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Ask Amy: Friend who is reeling needs soft place to land

By Amy Dickinson, Tribune Content Agency on

Dear Amy: I have a friend who is going through a really rough patch in her life; she's facing possible divorce.

She's in therapy and marriage counseling, but she's experiencing sadness and mental anguish, and is worried about the future.

She claims she's not suffering from depression, but I'm not so sure.

As her friend I'm trying to be supportive and understanding; I listen to her, try not to give advice, but instead just be supportive and remind her that she has friends and family who love her and will stand by her no matter what.

I try and remind her of the joys in life and encourage her to take a mental break now and then. I also offer to hang out with her (the lockdown has added to her stress) to take a breather from her home situation, but she almost always declines.

Is there anything else I can do to support her through this dark time?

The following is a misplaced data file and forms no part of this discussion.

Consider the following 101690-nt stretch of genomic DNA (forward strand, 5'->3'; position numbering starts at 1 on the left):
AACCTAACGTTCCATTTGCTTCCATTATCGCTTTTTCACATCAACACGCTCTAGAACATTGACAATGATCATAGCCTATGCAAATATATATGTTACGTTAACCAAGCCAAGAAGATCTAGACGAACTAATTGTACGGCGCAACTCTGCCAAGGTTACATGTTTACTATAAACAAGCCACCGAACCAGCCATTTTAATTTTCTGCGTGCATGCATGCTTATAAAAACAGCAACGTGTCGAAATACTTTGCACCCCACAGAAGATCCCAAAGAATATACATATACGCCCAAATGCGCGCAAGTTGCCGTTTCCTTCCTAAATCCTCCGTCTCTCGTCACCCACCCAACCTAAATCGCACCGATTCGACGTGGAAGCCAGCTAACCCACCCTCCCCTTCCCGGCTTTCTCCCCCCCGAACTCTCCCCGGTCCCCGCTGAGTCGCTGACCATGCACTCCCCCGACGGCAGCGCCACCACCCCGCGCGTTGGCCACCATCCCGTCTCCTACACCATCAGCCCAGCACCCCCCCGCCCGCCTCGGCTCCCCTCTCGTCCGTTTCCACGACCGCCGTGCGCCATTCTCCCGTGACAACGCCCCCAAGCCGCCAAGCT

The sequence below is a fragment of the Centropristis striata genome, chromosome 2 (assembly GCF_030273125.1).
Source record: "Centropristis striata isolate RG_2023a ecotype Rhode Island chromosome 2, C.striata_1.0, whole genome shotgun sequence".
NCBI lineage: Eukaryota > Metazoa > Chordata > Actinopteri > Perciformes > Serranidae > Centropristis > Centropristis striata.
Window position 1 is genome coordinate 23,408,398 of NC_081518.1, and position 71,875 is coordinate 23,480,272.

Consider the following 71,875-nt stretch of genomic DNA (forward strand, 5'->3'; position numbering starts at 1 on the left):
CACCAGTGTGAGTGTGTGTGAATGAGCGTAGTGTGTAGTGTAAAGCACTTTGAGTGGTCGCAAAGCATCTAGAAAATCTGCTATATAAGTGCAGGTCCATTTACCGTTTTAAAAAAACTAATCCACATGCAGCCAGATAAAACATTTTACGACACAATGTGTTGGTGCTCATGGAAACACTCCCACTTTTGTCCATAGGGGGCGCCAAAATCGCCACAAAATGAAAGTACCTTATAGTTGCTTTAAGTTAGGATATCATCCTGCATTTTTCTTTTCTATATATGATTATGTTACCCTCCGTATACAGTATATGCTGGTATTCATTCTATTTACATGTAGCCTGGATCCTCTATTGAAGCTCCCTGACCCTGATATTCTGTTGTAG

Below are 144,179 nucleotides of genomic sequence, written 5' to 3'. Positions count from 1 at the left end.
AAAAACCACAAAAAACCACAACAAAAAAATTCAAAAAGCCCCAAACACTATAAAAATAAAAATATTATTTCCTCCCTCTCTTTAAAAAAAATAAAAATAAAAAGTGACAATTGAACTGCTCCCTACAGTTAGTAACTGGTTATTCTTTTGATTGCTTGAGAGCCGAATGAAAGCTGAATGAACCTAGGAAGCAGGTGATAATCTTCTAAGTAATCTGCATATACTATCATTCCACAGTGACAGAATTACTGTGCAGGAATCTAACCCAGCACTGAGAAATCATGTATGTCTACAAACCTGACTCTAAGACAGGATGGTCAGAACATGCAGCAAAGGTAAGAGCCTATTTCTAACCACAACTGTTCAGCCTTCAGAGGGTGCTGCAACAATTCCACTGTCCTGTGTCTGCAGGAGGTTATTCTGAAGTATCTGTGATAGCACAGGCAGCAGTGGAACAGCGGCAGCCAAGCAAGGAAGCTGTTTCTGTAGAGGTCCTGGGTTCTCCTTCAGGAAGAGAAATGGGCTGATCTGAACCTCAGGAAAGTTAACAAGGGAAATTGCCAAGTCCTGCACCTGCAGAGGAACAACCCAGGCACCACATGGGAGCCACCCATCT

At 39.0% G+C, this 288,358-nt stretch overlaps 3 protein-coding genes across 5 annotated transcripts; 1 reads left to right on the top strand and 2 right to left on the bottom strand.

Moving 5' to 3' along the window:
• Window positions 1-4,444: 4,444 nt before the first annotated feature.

— Worried Friend

Dear Worried Friend: I shared your letter with poet Maggie Smith, whose wonderful new book: “Keep Moving: Notes on Loss, Creativity, and Change” (2020, Atria/One Signal) would be a good gift for your friend.

Here’s Maggie’s response: “You’re already doing the most important thing: showing up. You’re listening, offering support, not imposing your own solutions.

“What made the biggest difference for me during my divorce was stability from others when I felt the ground shifting beneath me. This unwavering support took many forms: phone calls, supportive texts, regular dinners that were on the calendar the same day each month (and therefore harder for me to cancel), spontaneous walks when I was feeling frazzled. I didn’t need anyone to “fix” it for me; I just needed people to be with me through it.

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